Infidels? Do you know what that word means in the middle east? It means "non Muslim." Uhhhh, the only government ruler in the middle east whom other prominent Arabs regarded as an infidel would have been Saddam Hussein, who was famously moderate in his religious views. The secular government we are installing in Iraq is being derided by the fundamentalists as a puppet regime of "the Infidels" -- meaning US, silly.

I know you want desperately to believe that Bush and the U.S. are over there doing the right thing for the right reasons, but if you're going to make these arguments, you've got to become better schooled in realpolitik.

little-cicero said...

I did not mean to say that you said Pakistanis were unworthy of democracy, I just thought you were getting at an inconsistancy in my argument. Obviously, even we haven't the resources (besides nuclear arms) to sove all injustices in the world, this was my point. Bush has talked with Putin, though I don't know if he's attempted such intervention with the other two you mention. I actually forgot that Pakistan is a pretty faithful democracy (and just now it comes back to me that they were among the first to elect a woman to prime minister), forgive me, but I misunderstood your bringing up Pakistan. I'd appreciate if you forgot I mentioned it.

"Democracy, as it stands in Iraq, is hardly inspirational, with the sole exception of the brave, hardy souls who risk their lives to participate in the elections." are you kidding me! 70% approval ratings are pretty inspirational, and ought not be ignored.

As for Shiites and Sunnis, there is no curbing of Sunni voting to speak of because there is no need for it. The Sunni are in the minority, and only a minority of the minority voted, so I don't think any one is concerned with curbing them. The US has just made efforts to be sure that they are represented to the point of appeasment. Basically, election fraud is a myth of the minority.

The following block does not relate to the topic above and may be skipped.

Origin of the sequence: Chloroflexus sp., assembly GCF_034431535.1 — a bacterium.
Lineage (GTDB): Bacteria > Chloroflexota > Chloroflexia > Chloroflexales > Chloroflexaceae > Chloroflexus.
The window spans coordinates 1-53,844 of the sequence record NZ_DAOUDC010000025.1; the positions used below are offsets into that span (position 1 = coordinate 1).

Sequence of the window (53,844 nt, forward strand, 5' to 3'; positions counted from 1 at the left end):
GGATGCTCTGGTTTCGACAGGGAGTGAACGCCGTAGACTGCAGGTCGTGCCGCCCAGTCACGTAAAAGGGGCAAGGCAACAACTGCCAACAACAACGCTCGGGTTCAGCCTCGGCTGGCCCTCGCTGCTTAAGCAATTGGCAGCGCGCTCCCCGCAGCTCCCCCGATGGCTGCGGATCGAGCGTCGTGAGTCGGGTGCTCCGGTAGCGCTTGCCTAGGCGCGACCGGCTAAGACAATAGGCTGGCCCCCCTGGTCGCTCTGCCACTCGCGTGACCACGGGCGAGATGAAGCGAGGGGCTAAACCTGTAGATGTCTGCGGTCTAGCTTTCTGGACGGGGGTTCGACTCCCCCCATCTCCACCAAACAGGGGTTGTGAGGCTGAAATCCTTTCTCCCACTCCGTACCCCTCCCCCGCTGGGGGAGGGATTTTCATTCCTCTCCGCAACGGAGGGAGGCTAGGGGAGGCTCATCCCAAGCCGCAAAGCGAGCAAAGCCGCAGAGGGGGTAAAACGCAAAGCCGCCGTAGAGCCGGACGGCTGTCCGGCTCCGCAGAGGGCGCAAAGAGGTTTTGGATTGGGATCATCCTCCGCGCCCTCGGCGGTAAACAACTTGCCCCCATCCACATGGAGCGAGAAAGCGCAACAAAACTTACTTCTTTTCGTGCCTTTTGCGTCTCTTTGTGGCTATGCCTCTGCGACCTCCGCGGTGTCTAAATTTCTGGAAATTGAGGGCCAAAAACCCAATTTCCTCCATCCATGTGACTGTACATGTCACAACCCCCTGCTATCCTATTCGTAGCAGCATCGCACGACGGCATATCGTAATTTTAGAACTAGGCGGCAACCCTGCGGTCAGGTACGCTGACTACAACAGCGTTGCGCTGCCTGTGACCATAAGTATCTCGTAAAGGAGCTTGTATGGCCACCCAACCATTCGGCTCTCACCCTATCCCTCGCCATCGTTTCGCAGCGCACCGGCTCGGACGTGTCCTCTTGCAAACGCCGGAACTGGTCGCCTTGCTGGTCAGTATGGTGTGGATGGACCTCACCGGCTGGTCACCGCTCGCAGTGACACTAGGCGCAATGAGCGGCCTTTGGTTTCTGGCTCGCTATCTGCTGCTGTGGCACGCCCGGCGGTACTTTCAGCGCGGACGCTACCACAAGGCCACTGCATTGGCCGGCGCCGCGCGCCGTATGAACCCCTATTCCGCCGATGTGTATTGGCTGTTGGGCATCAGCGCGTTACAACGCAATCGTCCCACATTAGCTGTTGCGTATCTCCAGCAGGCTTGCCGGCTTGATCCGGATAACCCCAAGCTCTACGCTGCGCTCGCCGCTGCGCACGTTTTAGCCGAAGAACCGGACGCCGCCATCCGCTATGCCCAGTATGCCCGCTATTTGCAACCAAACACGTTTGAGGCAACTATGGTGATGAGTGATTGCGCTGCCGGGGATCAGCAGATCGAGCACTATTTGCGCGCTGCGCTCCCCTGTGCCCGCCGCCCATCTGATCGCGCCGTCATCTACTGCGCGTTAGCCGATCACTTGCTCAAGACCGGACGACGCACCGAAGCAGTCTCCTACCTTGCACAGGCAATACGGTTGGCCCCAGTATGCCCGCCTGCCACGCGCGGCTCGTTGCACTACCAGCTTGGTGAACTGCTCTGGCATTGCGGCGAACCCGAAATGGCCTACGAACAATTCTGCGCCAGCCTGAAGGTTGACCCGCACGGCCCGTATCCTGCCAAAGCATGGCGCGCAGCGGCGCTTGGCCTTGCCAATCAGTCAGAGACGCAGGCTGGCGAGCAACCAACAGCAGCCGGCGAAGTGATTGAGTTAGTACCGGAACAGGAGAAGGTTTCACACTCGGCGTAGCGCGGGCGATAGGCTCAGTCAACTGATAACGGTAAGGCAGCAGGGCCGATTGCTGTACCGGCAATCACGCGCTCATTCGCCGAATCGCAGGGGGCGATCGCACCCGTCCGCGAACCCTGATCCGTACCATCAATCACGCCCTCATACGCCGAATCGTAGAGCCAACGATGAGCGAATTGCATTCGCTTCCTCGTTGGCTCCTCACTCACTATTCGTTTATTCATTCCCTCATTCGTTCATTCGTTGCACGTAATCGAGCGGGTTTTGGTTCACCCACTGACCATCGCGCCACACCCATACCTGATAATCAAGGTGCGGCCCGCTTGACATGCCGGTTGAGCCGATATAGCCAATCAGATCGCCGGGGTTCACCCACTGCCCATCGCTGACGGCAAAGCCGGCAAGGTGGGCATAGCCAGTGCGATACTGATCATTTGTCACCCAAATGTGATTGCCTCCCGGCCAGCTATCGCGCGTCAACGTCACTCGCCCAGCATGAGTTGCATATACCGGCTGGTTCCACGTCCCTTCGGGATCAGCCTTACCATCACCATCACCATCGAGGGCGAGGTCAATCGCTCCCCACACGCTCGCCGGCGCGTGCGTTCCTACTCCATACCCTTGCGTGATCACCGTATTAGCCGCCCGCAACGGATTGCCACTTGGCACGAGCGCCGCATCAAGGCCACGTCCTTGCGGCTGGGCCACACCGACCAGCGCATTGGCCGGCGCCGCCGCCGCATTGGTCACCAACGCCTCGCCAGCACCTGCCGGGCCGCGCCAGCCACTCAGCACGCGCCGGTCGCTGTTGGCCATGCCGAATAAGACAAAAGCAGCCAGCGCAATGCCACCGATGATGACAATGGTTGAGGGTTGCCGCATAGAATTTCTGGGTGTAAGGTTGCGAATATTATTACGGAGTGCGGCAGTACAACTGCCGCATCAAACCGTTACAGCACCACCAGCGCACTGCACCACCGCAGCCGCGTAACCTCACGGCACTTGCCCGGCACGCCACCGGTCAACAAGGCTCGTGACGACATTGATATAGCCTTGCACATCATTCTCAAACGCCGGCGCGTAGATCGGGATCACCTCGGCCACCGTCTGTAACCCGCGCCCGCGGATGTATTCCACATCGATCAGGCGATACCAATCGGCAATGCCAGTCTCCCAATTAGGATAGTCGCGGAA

"The secular government we are installing in Iraq is being derided by the fundamentalists as a puppet regime of "the Infidels" -- meaning US, silly." When we leave Iraq in about 12 years, will it still be a puppet regime. The government is already asking for less US involvement, so I'd say we're on the right path.

My Pakistan blunder aside, which again I apologize for, I think I am educated enough to make this argument:

Humankind is endowed to basic human rights, but we do not always know it. The Iraqi people, upon the eventual US withdrawal, will be a people who have aknowledged and sought to protect these rights. Whereas before Iraq was in place, the people of Iran, Saudi Arabia, Jordan, Oman, etc. would have thought true democracy to be only for the decadent Western nations, Iraq being the very heart of the Middle East, these nations will have a truly democratic, Shiite majority government wherein theocratic elements of Islamic law can coexist with democratic elements of civil law.

Andy said...

L-C: just a couple of points. Your optimism I'm sure is sincere and it's really quite touching. However, you're making predictions for the future of a significant portion of the globe, even though you know demonstrably little about the history, cultures and politics of the middle east. There are tensions there which stretch back centuries, and "democracy" isn't going to just make them disappear.

When I say democracy is a "cultural" thing, I don't mean it's a "white/European" thing. You seem to be always implying that I am some sort of racist for thinking democracy won't work in the middle east. What I mean is, democracy, I believe, is the greatest product of the Enlightenment. Now, the Enlightenment followed the Renaissance. I'm not saying they have to follow the exact pattern of development experienced by the western world, but I think it is that collective developmental process that leads to healthy democracy. The Arab world is largely still a medieval, feudal society. Even the countries there that have representative forms of government are controlled by the same powerful families that have ruled there for centuries. You point to Afghanistan as a "new" democracy, but Karzai's authority barely extends outside of Kabul. Tribal warlords still run the rest of the country. They are a long way from western-style democracy.